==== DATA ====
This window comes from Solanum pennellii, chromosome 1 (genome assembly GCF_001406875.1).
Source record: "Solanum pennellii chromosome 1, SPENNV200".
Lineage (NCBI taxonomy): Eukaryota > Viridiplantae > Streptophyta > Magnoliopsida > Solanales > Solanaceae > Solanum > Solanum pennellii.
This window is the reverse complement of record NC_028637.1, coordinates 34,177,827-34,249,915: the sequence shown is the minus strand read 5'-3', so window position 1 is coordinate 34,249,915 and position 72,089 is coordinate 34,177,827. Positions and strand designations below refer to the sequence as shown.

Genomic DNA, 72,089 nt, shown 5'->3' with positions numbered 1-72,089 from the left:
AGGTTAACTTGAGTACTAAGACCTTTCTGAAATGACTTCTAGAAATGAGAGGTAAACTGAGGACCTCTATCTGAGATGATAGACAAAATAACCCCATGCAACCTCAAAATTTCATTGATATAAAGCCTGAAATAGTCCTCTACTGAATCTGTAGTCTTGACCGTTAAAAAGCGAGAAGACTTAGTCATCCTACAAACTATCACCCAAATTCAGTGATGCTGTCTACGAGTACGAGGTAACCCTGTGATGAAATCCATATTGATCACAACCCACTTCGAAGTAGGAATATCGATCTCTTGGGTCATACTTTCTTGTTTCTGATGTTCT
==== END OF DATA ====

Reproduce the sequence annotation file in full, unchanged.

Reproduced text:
This window comes from Solanum pennellii, chromosome 1 (genome assembly GCF_001406875.1).
Source record: "Solanum pennellii chromosome 1, SPENNV200".
Lineage (NCBI taxonomy): Eukaryota > Viridiplantae > Streptophyta > Magnoliopsida > Solanales > Solanaceae > Solanum > Solanum pennellii.
This window is the reverse complement of record NC_028637.1, coordinates 34,177,827-34,249,915: the sequence shown is the minus strand read 5'-3', so window position 1 is coordinate 34,249,915 and position 72,089 is coordinate 34,177,827. Positions and strand designations below refer to the sequence as shown.

Genomic DNA, 72,089 nt, shown 5'->3' with positions numbered 1-72,089 from the left:
AGGTTAACTTGAGTACTAAGACCTTTCTGAAATGACTTCTAGAAATGAGAGGTAAACTGAGGACCTCTATCTGAGATGATAGACAAAATAACCCCATGCAACCTCAAAATTTCATTGATATAAAGCCTGAAATAGTCCTCTACTGAATCTGTAGTCTTGACCGTTAAAAAGCGAGAAGACTTAGTCATCCTACAAACTATCACCCAAATTCAGTGATGCTGTCTACGAGTACGAGGTAACCCTGTGATGAAATCCATATTGATCACAACCCACTTCGAAGTAGGAATATCGATCTCTTGGGTCATACTTTCTTGTTTCTGATGTTCT